What’s Developing in Your Neighborhood? This New Form Lets You Find Out
The whole point of the 2012 zoning code overhaul was to make it easier for builders and developers to build and develop in Philadelphia by making more projects by right. But there was a secondary goal as well: to make sure that if a project needed to go through review, everyone with a stake in the outcome — not only the builder and developer but also the neighbors and the larger community — got to provide knowledgeable feedback on the merits and demerits.
As it’s turned out, that’s worked out about as well as could be expected at the Civic Design Review level, which all large projects must go through. But there’s also the neighborhood review level, required before any project that requires a variance goes before the Zoning Board of Adjustment.
And here, some neighborhoods had more and better knowledge than others. A new law introduced by Councilwoman Cherelle Parker (D-9th District) and passed by City Council May 19 aims to correct that imbalance.
The law requires anyone proposing a project with 2,500 square feet or more of interior space that will require action by the Zoning Board of Adjustment, Civic Design Review or City Council to complete a “Project Information Form” that spells out the impact the project will have on a neighborhood both from a land-use and an economic-impact perspective. A draft form created by Parker contains questions about changes in square footage, commercial space or housing units; impact on parking; any bonuses being sought under the zoning code, and whether the project is part of city programs promoting a number of goals such as affordable housing and economic opportunity, plus other special reporting requirements.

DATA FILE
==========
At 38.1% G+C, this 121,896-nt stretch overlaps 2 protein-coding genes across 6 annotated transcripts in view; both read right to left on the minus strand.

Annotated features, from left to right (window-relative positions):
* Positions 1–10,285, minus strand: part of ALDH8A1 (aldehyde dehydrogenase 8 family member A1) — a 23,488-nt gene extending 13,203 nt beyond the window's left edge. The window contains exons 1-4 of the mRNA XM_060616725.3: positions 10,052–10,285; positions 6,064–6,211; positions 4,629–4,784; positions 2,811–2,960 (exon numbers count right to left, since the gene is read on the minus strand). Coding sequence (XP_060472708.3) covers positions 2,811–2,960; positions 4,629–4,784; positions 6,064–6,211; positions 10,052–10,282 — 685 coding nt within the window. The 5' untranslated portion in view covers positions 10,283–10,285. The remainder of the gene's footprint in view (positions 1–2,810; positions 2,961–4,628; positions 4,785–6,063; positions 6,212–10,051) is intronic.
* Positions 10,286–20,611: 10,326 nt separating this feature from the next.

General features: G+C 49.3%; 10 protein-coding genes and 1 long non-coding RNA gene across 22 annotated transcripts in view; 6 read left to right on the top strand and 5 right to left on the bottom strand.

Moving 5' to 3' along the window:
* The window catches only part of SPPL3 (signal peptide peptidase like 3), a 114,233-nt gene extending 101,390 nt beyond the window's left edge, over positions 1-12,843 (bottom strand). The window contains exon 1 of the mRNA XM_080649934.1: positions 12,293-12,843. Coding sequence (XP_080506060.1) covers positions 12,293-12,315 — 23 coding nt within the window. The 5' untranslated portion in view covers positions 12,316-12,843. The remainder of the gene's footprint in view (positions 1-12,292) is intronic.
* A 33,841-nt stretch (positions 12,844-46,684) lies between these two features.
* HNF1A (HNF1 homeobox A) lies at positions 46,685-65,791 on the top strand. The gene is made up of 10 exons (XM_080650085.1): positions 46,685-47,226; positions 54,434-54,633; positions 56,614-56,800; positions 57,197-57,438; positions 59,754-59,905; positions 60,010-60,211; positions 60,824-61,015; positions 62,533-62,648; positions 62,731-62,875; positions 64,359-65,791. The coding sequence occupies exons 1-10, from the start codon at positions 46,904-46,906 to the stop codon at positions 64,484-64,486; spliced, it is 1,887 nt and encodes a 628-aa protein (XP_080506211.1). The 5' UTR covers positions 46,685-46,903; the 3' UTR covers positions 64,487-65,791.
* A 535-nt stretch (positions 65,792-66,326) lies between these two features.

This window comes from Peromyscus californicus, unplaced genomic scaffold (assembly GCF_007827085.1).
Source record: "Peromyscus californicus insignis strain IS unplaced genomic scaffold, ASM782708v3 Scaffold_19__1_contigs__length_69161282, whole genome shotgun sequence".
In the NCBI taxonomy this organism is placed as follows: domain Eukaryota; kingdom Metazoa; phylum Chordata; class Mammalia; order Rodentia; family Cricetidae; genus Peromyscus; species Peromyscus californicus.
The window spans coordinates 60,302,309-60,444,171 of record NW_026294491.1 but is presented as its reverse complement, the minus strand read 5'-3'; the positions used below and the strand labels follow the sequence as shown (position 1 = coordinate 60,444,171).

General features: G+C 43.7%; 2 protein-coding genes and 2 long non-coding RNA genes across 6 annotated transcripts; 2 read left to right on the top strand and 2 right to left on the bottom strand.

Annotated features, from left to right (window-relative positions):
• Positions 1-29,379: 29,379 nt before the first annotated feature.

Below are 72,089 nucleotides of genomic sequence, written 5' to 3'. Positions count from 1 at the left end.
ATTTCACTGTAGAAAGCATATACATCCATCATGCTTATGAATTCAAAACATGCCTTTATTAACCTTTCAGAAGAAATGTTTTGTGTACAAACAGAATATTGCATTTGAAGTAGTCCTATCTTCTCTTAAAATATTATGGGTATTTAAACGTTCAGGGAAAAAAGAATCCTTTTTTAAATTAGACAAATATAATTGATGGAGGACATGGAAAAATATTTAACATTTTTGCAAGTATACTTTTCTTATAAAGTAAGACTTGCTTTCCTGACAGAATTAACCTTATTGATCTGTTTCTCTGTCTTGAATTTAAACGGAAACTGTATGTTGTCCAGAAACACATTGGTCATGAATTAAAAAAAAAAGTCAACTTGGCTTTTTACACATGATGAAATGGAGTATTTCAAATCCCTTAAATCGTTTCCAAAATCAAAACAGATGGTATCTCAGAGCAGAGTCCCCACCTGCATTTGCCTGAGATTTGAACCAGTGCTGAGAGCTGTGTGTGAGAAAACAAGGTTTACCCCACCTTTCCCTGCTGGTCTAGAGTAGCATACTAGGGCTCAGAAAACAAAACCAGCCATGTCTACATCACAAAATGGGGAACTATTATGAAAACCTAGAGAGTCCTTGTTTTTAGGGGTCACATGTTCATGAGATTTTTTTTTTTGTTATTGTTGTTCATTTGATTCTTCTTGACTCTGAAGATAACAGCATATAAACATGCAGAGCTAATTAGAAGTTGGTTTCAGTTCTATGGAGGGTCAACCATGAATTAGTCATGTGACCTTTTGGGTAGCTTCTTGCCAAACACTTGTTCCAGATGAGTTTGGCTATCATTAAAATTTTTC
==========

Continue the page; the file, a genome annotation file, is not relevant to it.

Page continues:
Developers are also asked to describe any improvements to the streetscape that might be included and any transportation or environmental impacts. Finally, the form asks for as much information as the developer can provide on the type and quality of jobs being created during and after construction and any community engagement elements the project might have.
“Right now, there is no standard operating procedure” for informing the public about development projects and their anticipated impacts, Parker said. “If you go to the swankier communities in the city, their Registered Community Organization might happen to have a lawyer, an architect and an engineer, so when it comes time to review a project, they have the resources to do it.
“Meanwhile, in a middle neighborhood, people are working and don’t have the time to inform themselves.”
Parker added that these publicly available forms will help developers in getting their projects off the ground as well. “I’ve heard from developers that nothing frustrates them more than getting started with a project, and they’re ready to go through the community engagement process and there’s all this misinformation about the project going around.”
Single-family, duplex or triplex residential projects will also be exempt from filling out this form, which developers can amend if and as their project changes. The information on the form is not to be used by any city agency reviewing a project, and the developer is not responsible for circulating or distributing the form — that will be the city’s job; the legislation requires the city to post the forms on its website and submit an annual report tallying all the forms filed, broken down by council district.
To ensure the forms are submitted, no project requiring city review or action may go before any of the review bodies or City Council unless a form has been submitted first.
“It injects a significant amount of transparency in the process,” Parker said of the form.
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